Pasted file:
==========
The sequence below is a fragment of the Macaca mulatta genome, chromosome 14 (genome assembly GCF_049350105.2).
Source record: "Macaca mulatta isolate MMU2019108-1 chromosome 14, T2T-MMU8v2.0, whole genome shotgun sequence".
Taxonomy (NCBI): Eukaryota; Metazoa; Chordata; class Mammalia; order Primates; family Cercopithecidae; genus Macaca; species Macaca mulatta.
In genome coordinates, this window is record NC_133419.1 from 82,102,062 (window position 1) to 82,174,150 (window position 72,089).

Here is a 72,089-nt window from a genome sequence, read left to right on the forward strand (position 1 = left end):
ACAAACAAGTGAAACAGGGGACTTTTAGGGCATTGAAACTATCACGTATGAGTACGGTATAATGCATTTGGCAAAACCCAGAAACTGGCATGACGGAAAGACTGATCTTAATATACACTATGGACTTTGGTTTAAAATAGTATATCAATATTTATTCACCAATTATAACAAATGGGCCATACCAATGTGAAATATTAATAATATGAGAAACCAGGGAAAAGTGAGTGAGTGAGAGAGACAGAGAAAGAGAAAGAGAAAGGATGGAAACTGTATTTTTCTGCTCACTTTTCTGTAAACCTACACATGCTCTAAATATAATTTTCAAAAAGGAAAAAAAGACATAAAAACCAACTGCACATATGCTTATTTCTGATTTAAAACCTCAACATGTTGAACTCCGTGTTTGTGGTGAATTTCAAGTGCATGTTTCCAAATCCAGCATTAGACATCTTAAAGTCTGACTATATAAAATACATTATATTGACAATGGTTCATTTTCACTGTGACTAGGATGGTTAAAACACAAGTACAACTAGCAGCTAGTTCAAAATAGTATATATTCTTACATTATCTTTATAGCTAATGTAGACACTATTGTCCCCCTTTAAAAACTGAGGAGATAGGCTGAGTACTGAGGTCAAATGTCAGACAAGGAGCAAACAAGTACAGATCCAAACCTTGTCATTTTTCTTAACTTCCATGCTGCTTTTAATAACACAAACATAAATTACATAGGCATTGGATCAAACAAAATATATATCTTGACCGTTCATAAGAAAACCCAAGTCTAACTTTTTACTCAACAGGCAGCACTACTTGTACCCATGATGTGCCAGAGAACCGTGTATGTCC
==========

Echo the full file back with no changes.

The sequence below is a fragment of the Macaca mulatta genome, chromosome 14 (genome assembly GCF_049350105.2).
Source record: "Macaca mulatta isolate MMU2019108-1 chromosome 14, T2T-MMU8v2.0, whole genome shotgun sequence".
Taxonomy (NCBI): Eukaryota; Metazoa; Chordata; class Mammalia; order Primates; family Cercopithecidae; genus Macaca; species Macaca mulatta.
In genome coordinates, this window is record NC_133419.1 from 82,102,062 (window position 1) to 82,174,150 (window position 72,089).

Here is a 72,089-nt window from a genome sequence, read left to right on the forward strand (position 1 = left end):
ACAAACAAGTGAAACAGGGGACTTTTAGGGCATTGAAACTATCACGTATGAGTACGGTATAATGCATTTGGCAAAACCCAGAAACTGGCATGACGGAAAGACTGATCTTAATATACACTATGGACTTTGGTTTAAAATAGTATATCAATATTTATTCACCAATTATAACAAATGGGCCATACCAATGTGAAATATTAATAATATGAGAAACCAGGGAAAAGTGAGTGAGTGAGAGAGACAGAGAAAGAGAAAGAGAAAGGATGGAAACTGTATTTTTCTGCTCACTTTTCTGTAAACCTACACATGCTCTAAATATAATTTTCAAAAAGGAAAAAAAGACATAAAAACCAACTGCACATATGCTTATTTCTGATTTAAAACCTCAACATGTTGAACTCCGTGTTTGTGGTGAATTTCAAGTGCATGTTTCCAAATCCAGCATTAGACATCTTAAAGTCTGACTATATAAAATACATTATATTGACAATGGTTCATTTTCACTGTGACTAGGATGGTTAAAACACAAGTACAACTAGCAGCTAGTTCAAAATAGTATATATTCTTACATTATCTTTATAGCTAATGTAGACACTATTGTCCCCCTTTAAAAACTGAGGAGATAGGCTGAGTACTGAGGTCAAATGTCAGACAAGGAGCAAACAAGTACAGATCCAAACCTTGTCATTTTTCTTAACTTCCATGCTGCTTTTAATAACACAAACATAAATTACATAGGCATTGGATCAAACAAAATATATATCTTGACCGTTCATAAGAAAACCCAAGTCTAACTTTTTACTCAACAGGCAGCACTACTTGTACCCATGATGTGCCAGAGAACCGTGTATGTCC